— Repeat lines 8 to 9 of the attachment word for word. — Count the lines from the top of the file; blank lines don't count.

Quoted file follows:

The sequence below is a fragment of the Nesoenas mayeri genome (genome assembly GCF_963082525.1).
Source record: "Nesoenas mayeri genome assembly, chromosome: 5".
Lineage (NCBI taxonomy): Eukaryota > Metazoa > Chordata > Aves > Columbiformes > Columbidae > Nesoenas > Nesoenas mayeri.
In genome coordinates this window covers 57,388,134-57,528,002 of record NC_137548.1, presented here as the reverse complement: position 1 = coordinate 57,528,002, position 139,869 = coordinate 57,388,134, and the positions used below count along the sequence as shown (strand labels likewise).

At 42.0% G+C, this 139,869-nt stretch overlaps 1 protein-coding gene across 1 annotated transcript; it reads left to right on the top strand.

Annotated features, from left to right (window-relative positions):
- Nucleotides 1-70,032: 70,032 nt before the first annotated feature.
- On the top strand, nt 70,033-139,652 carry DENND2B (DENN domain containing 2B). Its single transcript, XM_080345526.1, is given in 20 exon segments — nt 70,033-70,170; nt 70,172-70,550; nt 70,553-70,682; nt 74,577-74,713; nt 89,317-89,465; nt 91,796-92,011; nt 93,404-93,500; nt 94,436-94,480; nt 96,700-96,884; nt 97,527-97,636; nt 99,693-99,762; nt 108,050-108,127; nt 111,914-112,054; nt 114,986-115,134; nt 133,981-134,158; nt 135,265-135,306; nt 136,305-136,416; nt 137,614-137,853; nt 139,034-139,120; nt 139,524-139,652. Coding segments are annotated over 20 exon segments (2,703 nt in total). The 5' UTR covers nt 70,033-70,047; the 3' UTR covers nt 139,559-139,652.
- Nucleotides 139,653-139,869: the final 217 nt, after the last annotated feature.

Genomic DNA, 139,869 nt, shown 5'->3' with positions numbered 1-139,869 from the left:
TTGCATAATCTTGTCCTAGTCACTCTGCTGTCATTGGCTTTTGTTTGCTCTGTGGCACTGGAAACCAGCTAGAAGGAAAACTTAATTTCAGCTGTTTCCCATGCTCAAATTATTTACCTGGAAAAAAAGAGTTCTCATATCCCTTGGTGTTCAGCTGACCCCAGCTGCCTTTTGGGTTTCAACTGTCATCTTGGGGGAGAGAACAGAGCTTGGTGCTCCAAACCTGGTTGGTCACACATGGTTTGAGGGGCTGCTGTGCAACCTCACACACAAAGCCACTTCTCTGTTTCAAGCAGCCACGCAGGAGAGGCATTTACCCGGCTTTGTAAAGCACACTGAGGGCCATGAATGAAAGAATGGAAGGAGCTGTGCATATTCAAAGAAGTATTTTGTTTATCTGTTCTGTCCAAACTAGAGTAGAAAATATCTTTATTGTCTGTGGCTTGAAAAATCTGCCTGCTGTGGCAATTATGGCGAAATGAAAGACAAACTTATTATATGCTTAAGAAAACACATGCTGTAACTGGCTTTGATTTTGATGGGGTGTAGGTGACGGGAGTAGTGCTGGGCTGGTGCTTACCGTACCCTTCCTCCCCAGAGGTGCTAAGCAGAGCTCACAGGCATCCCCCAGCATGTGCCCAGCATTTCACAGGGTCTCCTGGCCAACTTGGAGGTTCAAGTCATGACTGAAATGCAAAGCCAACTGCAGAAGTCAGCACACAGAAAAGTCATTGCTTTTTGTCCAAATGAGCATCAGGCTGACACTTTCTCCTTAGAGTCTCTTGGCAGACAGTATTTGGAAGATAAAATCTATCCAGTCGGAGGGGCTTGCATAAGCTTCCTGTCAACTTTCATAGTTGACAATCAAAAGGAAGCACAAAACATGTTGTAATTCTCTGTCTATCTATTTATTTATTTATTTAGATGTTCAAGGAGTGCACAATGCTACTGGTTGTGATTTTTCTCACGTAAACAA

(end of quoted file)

- On the top strand, nt 70,033-139,652 carry DENND2B (DENN domain containing 2B). Its single transcript, XM_080345526.1, is given in 20 exon segments — nt 70,033-70,170; nt 70,172-70,550; nt 70,553-70,682; nt 74,577-74,713; nt 89,317-89,465; nt 91,796-92,011; nt 93,404-93,500; nt 94,436-94,480; nt 96,700-96,884; nt 97,527-97,636; nt 99,693-99,762; nt 108,050-108,127; nt 111,914-112,054; nt 114,986-115,134; nt 133,981-134,158; nt 135,265-135,306; nt 136,305-136,416; nt 137,614-137,853; nt 139,034-139,120; nt 139,524-139,652. Coding segments are annotated over 20 exon segments (2,703 nt in total). The 5' UTR covers nt 70,033-70,047; the 3' UTR covers nt 139,559-139,652.
- Nucleotides 139,653-139,869: the final 217 nt, after the last annotated feature.